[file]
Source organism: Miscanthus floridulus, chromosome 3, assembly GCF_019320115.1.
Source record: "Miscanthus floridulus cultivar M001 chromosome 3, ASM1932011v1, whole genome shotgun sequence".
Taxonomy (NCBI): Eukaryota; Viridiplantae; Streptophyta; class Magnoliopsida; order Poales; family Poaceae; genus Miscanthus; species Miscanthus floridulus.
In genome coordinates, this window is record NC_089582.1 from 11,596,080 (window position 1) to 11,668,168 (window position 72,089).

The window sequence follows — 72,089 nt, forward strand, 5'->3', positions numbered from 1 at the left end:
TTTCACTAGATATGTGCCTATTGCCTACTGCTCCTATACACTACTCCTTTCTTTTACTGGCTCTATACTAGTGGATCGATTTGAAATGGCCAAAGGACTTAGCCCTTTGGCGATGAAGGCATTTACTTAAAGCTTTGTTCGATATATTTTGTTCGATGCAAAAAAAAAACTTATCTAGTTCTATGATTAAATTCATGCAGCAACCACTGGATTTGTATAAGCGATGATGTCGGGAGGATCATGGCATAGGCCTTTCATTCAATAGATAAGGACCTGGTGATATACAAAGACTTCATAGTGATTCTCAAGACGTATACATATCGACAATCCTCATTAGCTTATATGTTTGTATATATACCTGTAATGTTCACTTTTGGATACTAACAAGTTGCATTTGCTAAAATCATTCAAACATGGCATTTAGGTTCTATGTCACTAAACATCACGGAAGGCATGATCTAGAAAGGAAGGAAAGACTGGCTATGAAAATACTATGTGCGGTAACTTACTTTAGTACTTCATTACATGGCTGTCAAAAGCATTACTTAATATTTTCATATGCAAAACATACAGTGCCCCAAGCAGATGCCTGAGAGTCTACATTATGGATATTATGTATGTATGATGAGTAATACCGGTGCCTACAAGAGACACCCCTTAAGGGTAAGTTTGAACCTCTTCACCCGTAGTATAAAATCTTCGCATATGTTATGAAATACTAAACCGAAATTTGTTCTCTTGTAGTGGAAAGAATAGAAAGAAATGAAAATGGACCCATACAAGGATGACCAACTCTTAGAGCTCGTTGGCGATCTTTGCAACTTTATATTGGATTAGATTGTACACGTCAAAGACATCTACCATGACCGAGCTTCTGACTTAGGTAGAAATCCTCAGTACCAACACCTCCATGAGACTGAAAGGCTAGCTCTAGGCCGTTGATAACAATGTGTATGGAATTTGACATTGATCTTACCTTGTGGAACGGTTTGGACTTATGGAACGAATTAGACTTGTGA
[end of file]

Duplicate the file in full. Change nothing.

Source organism: Miscanthus floridulus, chromosome 3, assembly GCF_019320115.1.
Source record: "Miscanthus floridulus cultivar M001 chromosome 3, ASM1932011v1, whole genome shotgun sequence".
Taxonomy (NCBI): Eukaryota; Viridiplantae; Streptophyta; class Magnoliopsida; order Poales; family Poaceae; genus Miscanthus; species Miscanthus floridulus.
In genome coordinates, this window is record NC_089582.1 from 11,596,080 (window position 1) to 11,668,168 (window position 72,089).

The window sequence follows — 72,089 nt, forward strand, 5'->3', positions numbered from 1 at the left end:
TTTCACTAGATATGTGCCTATTGCCTACTGCTCCTATACACTACTCCTTTCTTTTACTGGCTCTATACTAGTGGATCGATTTGAAATGGCCAAAGGACTTAGCCCTTTGGCGATGAAGGCATTTACTTAAAGCTTTGTTCGATATATTTTGTTCGATGCAAAAAAAAAACTTATCTAGTTCTATGATTAAATTCATGCAGCAACCACTGGATTTGTATAAGCGATGATGTCGGGAGGATCATGGCATAGGCCTTTCATTCAATAGATAAGGACCTGGTGATATACAAAGACTTCATAGTGATTCTCAAGACGTATACATATCGACAATCCTCATTAGCTTATATGTTTGTATATATACCTGTAATGTTCACTTTTGGATACTAACAAGTTGCATTTGCTAAAATCATTCAAACATGGCATTTAGGTTCTATGTCACTAAACATCACGGAAGGCATGATCTAGAAAGGAAGGAAAGACTGGCTATGAAAATACTATGTGCGGTAACTTACTTTAGTACTTCATTACATGGCTGTCAAAAGCATTACTTAATATTTTCATATGCAAAACATACAGTGCCCCAAGCAGATGCCTGAGAGTCTACATTATGGATATTATGTATGTATGATGAGTAATACCGGTGCCTACAAGAGACACCCCTTAAGGGTAAGTTTGAACCTCTTCACCCGTAGTATAAAATCTTCGCATATGTTATGAAATACTAAACCGAAATTTGTTCTCTTGTAGTGGAAAGAATAGAAAGAAATGAAAATGGACCCATACAAGGATGACCAACTCTTAGAGCTCGTTGGCGATCTTTGCAACTTTATATTGGATTAGATTGTACACGTCAAAGACATCTACCATGACCGAGCTTCTGACTTAGGTAGAAATCCTCAGTACCAACACCTCCATGAGACTGAAAGGCTAGCTCTAGGCCGTTGATAACAATGTGTATGGAATTTGACATTGATCTTACCTTGTGGAACGGTTTGGACTTATGGAACGAATTAGACTTGTGA